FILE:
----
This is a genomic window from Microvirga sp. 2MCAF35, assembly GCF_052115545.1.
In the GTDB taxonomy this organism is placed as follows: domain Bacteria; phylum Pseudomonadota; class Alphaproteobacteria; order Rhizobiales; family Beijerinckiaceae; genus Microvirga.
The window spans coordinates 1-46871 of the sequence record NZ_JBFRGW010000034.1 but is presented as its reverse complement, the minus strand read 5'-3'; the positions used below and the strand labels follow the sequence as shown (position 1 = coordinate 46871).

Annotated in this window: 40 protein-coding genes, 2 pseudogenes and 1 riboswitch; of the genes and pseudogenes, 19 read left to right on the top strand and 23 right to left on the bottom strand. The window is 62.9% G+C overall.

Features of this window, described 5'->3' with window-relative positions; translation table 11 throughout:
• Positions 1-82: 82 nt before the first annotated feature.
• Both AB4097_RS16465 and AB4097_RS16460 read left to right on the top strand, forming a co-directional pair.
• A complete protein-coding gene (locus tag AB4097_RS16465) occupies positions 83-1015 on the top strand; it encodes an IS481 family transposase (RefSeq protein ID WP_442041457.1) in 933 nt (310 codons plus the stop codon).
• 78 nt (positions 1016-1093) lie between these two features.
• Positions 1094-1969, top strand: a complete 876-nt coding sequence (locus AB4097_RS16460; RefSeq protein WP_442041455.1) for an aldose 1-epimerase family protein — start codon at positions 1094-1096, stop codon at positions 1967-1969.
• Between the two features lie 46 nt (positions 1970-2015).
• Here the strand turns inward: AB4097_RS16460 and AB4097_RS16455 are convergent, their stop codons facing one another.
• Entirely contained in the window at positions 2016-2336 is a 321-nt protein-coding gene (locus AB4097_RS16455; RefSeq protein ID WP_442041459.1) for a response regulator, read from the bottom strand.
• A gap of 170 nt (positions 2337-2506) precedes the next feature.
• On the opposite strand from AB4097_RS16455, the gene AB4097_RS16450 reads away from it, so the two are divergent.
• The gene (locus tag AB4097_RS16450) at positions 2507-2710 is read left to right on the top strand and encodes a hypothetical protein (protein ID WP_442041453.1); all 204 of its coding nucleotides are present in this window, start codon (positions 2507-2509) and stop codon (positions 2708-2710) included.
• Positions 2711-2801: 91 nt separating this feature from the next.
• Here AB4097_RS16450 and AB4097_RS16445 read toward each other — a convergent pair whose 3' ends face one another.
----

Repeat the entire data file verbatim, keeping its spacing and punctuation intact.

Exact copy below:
This is a genomic window from Microvirga sp. 2MCAF35, assembly GCF_052115545.1.
In the GTDB taxonomy this organism is placed as follows: domain Bacteria; phylum Pseudomonadota; class Alphaproteobacteria; order Rhizobiales; family Beijerinckiaceae; genus Microvirga.
The window spans coordinates 1-46871 of the sequence record NZ_JBFRGW010000034.1 but is presented as its reverse complement, the minus strand read 5'-3'; the positions used below and the strand labels follow the sequence as shown (position 1 = coordinate 46871).

Annotated in this window: 40 protein-coding genes, 2 pseudogenes and 1 riboswitch; of the genes and pseudogenes, 19 read left to right on the top strand and 23 right to left on the bottom strand. The window is 62.9% G+C overall.

Features of this window, described 5'->3' with window-relative positions; translation table 11 throughout:
• Positions 1-82: 82 nt before the first annotated feature.
• Both AB4097_RS16465 and AB4097_RS16460 read left to right on the top strand, forming a co-directional pair.
• A complete protein-coding gene (locus tag AB4097_RS16465) occupies positions 83-1015 on the top strand; it encodes an IS481 family transposase (RefSeq protein ID WP_442041457.1) in 933 nt (310 codons plus the stop codon).
• 78 nt (positions 1016-1093) lie between these two features.
• Positions 1094-1969, top strand: a complete 876-nt coding sequence (locus AB4097_RS16460; RefSeq protein WP_442041455.1) for an aldose 1-epimerase family protein — start codon at positions 1094-1096, stop codon at positions 1967-1969.
• Between the two features lie 46 nt (positions 1970-2015).
• Here the strand turns inward: AB4097_RS16460 and AB4097_RS16455 are convergent, their stop codons facing one another.
• Entirely contained in the window at positions 2016-2336 is a 321-nt protein-coding gene (locus AB4097_RS16455; RefSeq protein ID WP_442041459.1) for a response regulator, read from the bottom strand.
• A gap of 170 nt (positions 2337-2506) precedes the next feature.
• On the opposite strand from AB4097_RS16455, the gene AB4097_RS16450 reads away from it, so the two are divergent.
• The gene (locus tag AB4097_RS16450) at positions 2507-2710 is read left to right on the top strand and encodes a hypothetical protein (protein ID WP_442041453.1); all 204 of its coding nucleotides are present in this window, start codon (positions 2507-2509) and stop codon (positions 2708-2710) included.
• Positions 2711-2801: 91 nt separating this feature from the next.
• Here AB4097_RS16450 and AB4097_RS16445 read toward each other — a convergent pair whose 3' ends face one another.